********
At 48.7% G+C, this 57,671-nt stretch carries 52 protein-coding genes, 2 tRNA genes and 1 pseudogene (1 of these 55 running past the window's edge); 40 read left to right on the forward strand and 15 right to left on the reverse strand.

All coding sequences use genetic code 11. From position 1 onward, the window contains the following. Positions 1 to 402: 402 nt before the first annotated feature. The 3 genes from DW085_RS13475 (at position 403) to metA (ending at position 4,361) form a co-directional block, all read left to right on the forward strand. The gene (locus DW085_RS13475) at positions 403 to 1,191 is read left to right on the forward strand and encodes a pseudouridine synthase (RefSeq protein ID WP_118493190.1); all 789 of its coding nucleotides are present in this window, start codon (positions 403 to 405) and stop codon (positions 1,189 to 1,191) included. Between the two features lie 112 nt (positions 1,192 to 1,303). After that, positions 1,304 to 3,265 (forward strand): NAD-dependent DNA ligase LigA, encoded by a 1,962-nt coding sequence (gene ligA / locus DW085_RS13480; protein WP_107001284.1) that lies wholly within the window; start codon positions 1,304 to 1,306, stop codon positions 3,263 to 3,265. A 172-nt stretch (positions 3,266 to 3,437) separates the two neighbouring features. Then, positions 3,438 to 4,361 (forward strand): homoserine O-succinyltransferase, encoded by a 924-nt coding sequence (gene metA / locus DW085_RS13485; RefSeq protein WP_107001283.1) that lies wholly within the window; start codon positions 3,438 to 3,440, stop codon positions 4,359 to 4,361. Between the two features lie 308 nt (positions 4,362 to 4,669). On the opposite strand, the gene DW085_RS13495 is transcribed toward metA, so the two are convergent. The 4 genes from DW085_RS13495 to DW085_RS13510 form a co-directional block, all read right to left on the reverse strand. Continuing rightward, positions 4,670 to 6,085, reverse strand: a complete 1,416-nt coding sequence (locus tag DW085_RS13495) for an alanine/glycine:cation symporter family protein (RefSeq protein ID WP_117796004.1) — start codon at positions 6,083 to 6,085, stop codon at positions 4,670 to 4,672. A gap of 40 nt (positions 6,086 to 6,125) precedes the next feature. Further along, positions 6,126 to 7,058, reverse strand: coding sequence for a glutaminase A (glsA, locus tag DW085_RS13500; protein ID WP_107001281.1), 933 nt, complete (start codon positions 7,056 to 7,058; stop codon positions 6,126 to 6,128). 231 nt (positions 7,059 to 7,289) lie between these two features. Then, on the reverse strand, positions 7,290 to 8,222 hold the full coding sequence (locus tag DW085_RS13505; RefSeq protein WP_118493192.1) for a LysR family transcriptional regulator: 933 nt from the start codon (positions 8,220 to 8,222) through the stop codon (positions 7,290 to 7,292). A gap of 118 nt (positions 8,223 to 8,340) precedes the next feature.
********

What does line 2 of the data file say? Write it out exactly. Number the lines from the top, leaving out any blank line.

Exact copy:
All coding sequences use genetic code 11. From position 1 onward, the window contains the following. Positions 1 to 402: 402 nt before the first annotated feature. The 3 genes from DW085_RS13475 (at position 403) to metA (ending at position 4,361) form a co-directional block, all read left to right on the forward strand. The gene (locus DW085_RS13475) at positions 403 to 1,191 is read left to right on the forward strand and encodes a pseudouridine synthase (RefSeq protein ID WP_118493190.1); all 789 of its coding nucleotides are present in this window, start codon (positions 403 to 405) and stop codon (positions 1,189 to 1,191) included. Between the two features lie 112 nt (positions 1,192 to 1,303). After that, positions 1,304 to 3,265 (forward strand): NAD-dependent DNA ligase LigA, encoded by a 1,962-nt coding sequence (gene ligA / locus DW085_RS13480; protein WP_107001284.1) that lies wholly within the window; start codon positions 1,304 to 1,306, stop codon positions 3,263 to 3,265. A 172-nt stretch (positions 3,266 to 3,437) separates the two neighbouring features. Then, positions 3,438 to 4,361 (forward strand): homoserine O-succinyltransferase, encoded by a 924-nt coding sequence (gene metA / locus DW085_RS13485; RefSeq protein WP_107001283.1) that lies wholly within the window; start codon positions 3,438 to 3,440, stop codon positions 4,359 to 4,361. Between the two features lie 308 nt (positions 4,362 to 4,669). On the opposite strand, the gene DW085_RS13495 is transcribed toward metA, so the two are convergent. The 4 genes from DW085_RS13495 to DW085_RS13510 form a co-directional block, all read right to left on the reverse strand. Continuing rightward, positions 4,670 to 6,085, reverse strand: a complete 1,416-nt coding sequence (locus tag DW085_RS13495) for an alanine/glycine:cation symporter family protein (RefSeq protein ID WP_117796004.1) — start codon at positions 6,083 to 6,085, stop codon at positions 4,670 to 4,672. A gap of 40 nt (positions 6,086 to 6,125) precedes the next feature. Further along, positions 6,126 to 7,058, reverse strand: coding sequence for a glutaminase A (glsA, locus tag DW085_RS13500; protein ID WP_107001281.1), 933 nt, complete (start codon positions 7,056 to 7,058; stop codon positions 6,126 to 6,128). 231 nt (positions 7,059 to 7,289) lie between these two features. Then, on the reverse strand, positions 7,290 to 8,222 hold the full coding sequence (locus tag DW085_RS13505; RefSeq protein WP_118493192.1) for a LysR family transcriptional regulator: 933 nt from the start codon (positions 8,220 to 8,222) through the stop codon (positions 7,290 to 7,292). A gap of 118 nt (positions 8,223 to 8,340) precedes the next feature.